Honesty is always prized and fairly easy to detect. Efforts at fudging experience, education, references and honors are easily detectible if there is any interest in your application. An honest person with less experience is always preferred over someone who wants to pull the wool over the recruiter’s eye. But honesty doesn’t require you to hit a recruiter over the head with details that aren’t necessarily relevant unless you are asked specifically to go into them during an interview. If a piece of information doesn’t fit into the categories mentioned in Section 2, above, don’t agonize about trying to call attention to them in your resume.
4. Don’t Get Cute, Please!
That is, unless you are applying for the R&D department of a toy company known for making unbearably cute toys. Nothing is more annoying to a recruiter — or suggestive or an unprofessional attitude — than efforts at cuteness or intimacy in a resume or cover letter. At all cost, please avoid using cute pastel stationery with pictures of kittens or butterflies! The last thing you want to convey at this stage is immaturity and an unprofessional self-image. If you are one of those unfortunate people with a horrible weakness for cuteness, save it for your kids or significant other.
5. Have Someone Else Check Your Resume
You may be a wonderful writer, speller, typist and layout artist, but when you are done, do yourself a huge favor and ask a friend or associate whose intelligence, judgment and objectivity you respect to check your resume for obvious errors, typos, organizational problems and inconsistencies. A resume is a very personal piece of writing because it attempts to encapsulate your professional life. Like all personal writing, a resume is subject to a certain amount of blindness, personal biases and embarrassing solecisms. By spending a few minutes to get it reviewed by another person, you will probably get suggestions that will improve it immeasurably. Every incremental improvement in your resume could save you weeks of waiting for the right callback.
I know it isn’t strictly logical to deduct points from applicants who send in resumes without cover letters, but I find myself doing just that time and again. It’s human nature for even the recruiters of the largest, least impersonal-seeming companies, to want some sign that the applicant has taken a personal interest in sending in her resume. The easiest and most effective way to do that is to write a brief cover letter enclosing the resume. Address the letter to the name of the head of the human resources department or the specific division for which you are applying. If you don’t have those names, address it to “Human Resources Director” or similar title. It isn’t important that the title is precisely accurate, as long as the address is correct.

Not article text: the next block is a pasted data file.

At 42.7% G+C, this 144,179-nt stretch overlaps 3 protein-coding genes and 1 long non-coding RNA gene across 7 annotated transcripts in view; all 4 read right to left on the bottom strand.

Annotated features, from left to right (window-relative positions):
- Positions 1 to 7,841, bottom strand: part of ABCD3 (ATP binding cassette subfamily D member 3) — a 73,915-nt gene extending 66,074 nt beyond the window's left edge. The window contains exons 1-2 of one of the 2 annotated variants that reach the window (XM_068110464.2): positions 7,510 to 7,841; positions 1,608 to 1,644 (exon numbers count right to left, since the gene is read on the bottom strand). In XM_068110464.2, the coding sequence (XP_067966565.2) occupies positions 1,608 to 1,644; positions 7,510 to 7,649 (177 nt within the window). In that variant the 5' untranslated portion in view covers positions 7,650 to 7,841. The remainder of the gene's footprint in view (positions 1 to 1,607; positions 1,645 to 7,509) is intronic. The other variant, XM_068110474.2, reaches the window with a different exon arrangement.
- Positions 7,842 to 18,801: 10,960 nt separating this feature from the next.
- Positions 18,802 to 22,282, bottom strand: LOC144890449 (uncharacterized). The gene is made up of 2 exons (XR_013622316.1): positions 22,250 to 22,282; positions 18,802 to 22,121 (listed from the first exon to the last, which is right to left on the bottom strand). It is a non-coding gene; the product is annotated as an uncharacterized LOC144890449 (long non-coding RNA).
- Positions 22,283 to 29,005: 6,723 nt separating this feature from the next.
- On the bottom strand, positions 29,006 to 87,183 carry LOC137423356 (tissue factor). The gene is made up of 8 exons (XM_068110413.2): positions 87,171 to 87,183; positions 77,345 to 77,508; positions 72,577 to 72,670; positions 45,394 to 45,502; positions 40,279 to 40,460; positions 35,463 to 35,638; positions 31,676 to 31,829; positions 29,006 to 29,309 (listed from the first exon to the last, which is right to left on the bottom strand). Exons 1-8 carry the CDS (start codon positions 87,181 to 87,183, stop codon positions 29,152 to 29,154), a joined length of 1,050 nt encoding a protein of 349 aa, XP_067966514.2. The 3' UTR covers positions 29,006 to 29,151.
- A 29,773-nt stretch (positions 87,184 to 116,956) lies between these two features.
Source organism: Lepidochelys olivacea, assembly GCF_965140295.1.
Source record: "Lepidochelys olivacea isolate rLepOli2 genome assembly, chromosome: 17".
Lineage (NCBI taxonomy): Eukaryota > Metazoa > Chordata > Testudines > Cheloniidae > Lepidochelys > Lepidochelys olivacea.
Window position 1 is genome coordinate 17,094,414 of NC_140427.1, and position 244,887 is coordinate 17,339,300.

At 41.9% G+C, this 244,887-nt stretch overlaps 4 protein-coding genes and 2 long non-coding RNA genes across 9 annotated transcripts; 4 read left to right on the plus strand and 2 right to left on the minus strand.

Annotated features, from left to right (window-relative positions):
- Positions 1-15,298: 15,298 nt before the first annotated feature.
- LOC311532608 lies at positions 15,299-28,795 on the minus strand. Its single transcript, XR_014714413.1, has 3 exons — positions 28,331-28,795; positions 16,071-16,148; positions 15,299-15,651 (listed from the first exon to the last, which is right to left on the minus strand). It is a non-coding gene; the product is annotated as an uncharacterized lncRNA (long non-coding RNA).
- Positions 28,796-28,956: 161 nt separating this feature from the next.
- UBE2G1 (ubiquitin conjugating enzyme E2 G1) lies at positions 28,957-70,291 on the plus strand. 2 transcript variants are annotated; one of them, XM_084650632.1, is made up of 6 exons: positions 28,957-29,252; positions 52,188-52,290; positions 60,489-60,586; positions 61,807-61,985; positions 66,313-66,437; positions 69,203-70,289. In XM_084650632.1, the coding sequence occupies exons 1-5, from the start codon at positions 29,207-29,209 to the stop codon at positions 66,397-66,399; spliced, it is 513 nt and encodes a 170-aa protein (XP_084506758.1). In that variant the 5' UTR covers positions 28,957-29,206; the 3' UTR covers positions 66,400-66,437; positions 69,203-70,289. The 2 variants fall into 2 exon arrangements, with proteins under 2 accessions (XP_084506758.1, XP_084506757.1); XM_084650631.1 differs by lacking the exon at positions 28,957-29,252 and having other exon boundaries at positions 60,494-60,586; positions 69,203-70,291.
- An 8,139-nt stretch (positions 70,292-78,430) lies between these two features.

Dear Sir/Madam is a perfectly wonderful salutation if you don’t have the person’s name. “To whomever it may concern” is awful. It sounds like you have absolutely no respect for whoever will be reviewing your resume. Whenever I see it, I feel the impulse to toss the resume into the reject pile on grounds that it shows bad judgment and a lack of manners.
The body of the letter, should include a sentence or two explaining the reason for your particular interest in the company and in the position desired. If it would be helpful, you might want to add another paragraph indicating the best way to contact you for an interview. Keep the letter simple, but make sure it shows that you have given some thought to the company to which you are applying. It takes a few extra minutes, but again, those minutes are well invested as they will help ensure that your resume makes it into the callback stack.
7. Follow Up with a Call or a Letter
In my experience most resumes receive attention from the human resources department, especially in today’s job market. But often the ball is dropped after your resume makes the initial cut into the short stack. It may sit there for some time before it receives the attention it deserves from the appropriate executive. That is why it is important for you to make a follow up call if you haven’t heard anything within 1-2 weeks of sending in your resume. Your follow-up call also lets the recruiter know that you remain interested in the position and may prod her into at least paying personal attention to your resume. When you call, always ask when you can expect a response, then promise to call back again if you don’t receive a response by that date. Then keep that promise. Many interviews for good jobs are obtained through this kind of polite persistence. It’s the only way to ensures that your resume gets the full attention it deserves in a far from perfect world. Prev
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